March 31, 2014 is the deadline to reopen I-130 visa petitions that were denied by USCIS prior to the US Supreme Court’s ruling in the United States v. Windsor case in June 2013. Specifically, the petition must have been denied based on Section 3 of the Defense of Marriage Act (DOMA) that the US Supreme Court held to be unconstitutional. Many of these cases were reopened by USCIS on its own. But, if you haven’t heard directly from them already, it is important to make contact with the agency either directly or through your attorney before March 31, 2014.
USCIS states the following in its FAQs.
Q5. My Form I-130, or other petition or application, was previously denied solely because of DOMA. What should I do?
A5. USCIS will reopen those petitions or applications that were denied solely because of DOMA section 3. If such a case is known to us or brought to our attention, USCIS will reconsider its prior decision, as well as reopen associated applications to the extent they were also denied as a result of the denial of the Form I-130 (such as concurrently filed Forms I-485). USCIS will make a concerted effort to identify denials of I-130 petitions that occurred on the basis of DOMA section 3 after February 23, 2011. USCIS will also make a concerted effort to notify you (the petitioner), at your last known address,
of the reopening and request updated information in support of your petition.
To alert USCIS of an I-130 petition that you believe falls within this category,
USCIS recommends that you send an e-mail from an account that can receive replies to USCIS at USCISfirstname.lastname@example.org stating that you have a pending petition. USCIS will reply to that message with follow-up questions as necessary to update your petition for processing. (DHS has sought to keep track of DOMA denials that occurred after the President determined not to defend Section 3 of DOMA on February 23, 2011, although to ensure that DHS is aware of your denial,
please feel free to alert USCIS if you believe your application falls within this category.)
For denials of I-130 petitions that occurred prior to February 23, 2011, you must notify USCIS by March 31, 2014, in order for USCIS to act on its own to reopen your I-130 petition. Please notify USCIS by sending an e-mail to USCIS at USCIS-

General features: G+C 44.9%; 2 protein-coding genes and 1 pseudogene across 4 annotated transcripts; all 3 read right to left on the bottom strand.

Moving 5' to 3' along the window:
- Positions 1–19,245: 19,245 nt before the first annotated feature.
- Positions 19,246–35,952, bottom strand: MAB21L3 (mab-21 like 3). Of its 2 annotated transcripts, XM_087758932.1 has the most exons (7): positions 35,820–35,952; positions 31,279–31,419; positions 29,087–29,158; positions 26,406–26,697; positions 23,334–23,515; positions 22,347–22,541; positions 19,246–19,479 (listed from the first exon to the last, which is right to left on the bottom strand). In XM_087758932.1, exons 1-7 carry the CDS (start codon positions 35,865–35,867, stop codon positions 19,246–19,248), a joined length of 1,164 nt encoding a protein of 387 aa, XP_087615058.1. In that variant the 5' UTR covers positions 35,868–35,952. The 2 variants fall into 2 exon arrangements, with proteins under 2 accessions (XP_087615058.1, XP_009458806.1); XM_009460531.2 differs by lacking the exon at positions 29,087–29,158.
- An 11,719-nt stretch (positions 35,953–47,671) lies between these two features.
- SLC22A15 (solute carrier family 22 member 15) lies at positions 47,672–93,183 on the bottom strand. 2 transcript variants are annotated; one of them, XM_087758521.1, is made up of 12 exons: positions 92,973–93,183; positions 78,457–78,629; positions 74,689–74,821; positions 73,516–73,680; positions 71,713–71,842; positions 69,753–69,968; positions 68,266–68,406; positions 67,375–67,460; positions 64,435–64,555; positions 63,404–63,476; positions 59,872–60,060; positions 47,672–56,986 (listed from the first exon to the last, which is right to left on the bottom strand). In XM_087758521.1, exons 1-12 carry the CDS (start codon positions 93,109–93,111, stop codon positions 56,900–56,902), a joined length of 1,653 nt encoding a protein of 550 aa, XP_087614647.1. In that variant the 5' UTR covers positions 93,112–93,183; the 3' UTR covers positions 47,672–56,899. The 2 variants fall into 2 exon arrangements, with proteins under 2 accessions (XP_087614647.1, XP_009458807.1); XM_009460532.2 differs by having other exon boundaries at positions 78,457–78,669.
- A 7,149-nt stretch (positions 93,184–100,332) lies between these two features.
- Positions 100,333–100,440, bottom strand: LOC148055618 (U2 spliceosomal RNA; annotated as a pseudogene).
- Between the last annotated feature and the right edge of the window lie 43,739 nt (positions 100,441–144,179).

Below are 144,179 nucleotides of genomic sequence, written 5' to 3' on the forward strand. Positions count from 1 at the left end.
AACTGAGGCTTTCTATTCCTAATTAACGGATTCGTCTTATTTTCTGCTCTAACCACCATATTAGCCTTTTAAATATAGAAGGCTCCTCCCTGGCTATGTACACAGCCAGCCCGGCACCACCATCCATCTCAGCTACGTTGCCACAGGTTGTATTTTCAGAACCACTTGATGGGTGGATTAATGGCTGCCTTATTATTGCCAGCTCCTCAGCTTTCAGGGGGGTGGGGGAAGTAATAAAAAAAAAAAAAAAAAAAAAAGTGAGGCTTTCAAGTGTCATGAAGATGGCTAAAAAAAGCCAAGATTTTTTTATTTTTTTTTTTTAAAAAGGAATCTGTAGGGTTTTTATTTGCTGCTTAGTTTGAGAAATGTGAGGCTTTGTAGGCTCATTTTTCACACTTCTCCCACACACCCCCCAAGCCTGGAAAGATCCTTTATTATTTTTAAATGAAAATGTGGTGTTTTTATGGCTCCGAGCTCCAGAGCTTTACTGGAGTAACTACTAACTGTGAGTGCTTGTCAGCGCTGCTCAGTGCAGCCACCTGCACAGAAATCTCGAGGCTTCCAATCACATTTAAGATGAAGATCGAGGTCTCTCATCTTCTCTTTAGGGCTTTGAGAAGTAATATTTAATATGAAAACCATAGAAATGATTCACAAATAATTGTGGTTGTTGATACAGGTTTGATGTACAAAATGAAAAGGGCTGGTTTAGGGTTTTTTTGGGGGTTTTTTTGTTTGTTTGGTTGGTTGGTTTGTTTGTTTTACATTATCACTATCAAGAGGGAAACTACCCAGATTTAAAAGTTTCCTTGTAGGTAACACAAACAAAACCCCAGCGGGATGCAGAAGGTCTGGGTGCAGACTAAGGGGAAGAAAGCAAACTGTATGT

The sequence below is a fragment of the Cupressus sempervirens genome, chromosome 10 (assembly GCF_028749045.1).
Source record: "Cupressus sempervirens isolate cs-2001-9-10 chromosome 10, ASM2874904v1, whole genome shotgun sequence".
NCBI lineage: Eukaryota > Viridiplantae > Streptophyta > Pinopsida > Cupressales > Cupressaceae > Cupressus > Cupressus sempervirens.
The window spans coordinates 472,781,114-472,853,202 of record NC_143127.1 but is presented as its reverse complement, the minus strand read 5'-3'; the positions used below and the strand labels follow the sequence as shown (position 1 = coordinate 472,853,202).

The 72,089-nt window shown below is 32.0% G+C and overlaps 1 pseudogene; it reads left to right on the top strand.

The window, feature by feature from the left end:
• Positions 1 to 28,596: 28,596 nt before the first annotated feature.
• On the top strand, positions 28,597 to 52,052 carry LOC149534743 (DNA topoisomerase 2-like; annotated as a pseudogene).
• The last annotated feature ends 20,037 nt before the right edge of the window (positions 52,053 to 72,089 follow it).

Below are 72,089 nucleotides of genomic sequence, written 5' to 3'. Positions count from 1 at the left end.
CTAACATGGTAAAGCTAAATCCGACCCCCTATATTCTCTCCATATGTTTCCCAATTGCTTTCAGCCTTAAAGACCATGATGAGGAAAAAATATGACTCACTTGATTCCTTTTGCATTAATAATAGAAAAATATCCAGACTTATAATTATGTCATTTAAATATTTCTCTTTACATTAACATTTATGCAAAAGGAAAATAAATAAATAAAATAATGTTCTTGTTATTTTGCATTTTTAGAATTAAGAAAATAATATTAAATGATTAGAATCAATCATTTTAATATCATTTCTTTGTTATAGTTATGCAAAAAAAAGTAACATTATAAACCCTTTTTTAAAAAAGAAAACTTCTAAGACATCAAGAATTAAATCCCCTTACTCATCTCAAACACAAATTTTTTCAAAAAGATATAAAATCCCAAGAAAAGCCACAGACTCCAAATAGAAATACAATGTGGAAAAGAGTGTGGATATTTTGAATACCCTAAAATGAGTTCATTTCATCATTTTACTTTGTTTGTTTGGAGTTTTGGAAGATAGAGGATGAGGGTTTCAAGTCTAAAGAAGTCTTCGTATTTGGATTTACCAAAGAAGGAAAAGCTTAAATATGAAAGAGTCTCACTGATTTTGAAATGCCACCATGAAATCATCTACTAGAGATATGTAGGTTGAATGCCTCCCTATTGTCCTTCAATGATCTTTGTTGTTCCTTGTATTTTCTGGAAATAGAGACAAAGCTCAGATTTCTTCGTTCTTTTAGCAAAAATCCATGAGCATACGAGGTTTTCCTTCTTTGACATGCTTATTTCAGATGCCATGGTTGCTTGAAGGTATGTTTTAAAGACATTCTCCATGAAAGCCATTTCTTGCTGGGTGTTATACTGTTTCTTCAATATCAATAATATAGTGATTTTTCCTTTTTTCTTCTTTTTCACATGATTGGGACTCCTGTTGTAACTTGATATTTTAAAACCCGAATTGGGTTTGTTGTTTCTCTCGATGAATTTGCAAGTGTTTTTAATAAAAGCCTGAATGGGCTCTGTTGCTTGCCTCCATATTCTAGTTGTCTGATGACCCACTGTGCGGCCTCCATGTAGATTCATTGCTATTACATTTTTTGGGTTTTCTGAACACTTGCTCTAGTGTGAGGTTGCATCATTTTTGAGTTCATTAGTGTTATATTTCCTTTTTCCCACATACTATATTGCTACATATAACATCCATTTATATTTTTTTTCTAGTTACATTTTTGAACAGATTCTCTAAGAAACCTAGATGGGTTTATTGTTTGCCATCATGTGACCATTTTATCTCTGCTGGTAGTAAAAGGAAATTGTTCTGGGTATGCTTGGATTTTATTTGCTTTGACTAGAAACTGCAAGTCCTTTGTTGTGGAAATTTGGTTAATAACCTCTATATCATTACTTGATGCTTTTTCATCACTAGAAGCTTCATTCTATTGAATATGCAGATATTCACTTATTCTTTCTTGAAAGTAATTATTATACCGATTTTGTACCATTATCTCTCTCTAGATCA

email@example.com and noting that you believe that your petition was denied on the basis of DOMA section 3.
Once your I-130 petition is reopened, it will be considered anew–without regard to DOMA section 3–based upon the information previously submitted and any new information provided. USCIS will also concurrently reopen associated applications as may be necessary to the extent they also were denied as a result of the denial of the I-130 petition (such as concurrently filed Form I-485 applications).
Additionally, if your work authorization was denied or revoked based upon the denial of the Form I-485, the denial or revocation will be concurrently reconsidered, and a new Employment Authorization Document issued, to the extent necessary. If a decision cannot be rendered immediately on a reopened adjustment of status application, USCIS will either (1) immediately process any pending or denied application for employment authorization or (2) reopen and approve any previously revoked application for employment authorization. If USCIS has already obtained the applicant’s biometric information at an Application Support Center (ASC), a new Employment Authorization Document (EAD) will be produced and delivered without any further action by the applicant. In cases where USCIS has not yet obtained the required biometric information, the applicant will be scheduled for an ASC appointment.
If another type of petition or application (other than an I-130 petition or associated application) was denied based solely upon DOMA section 3, please notify USCIS by March 31, 2014, by sending an e-mail to USCIS at USCISfirstname.lastname@example.org as directed above. USCIS will promptly consider whether reopening of that petition or application is appropriate under the law and the circumstances presented.
No fee will be required to request USCIS to consider reopening your petition or application pursuant to this procedure. In the alternative to this procedure, you may file a new petition or application to the extent provided by law and according to the form instructions including payment of applicable fees as directed.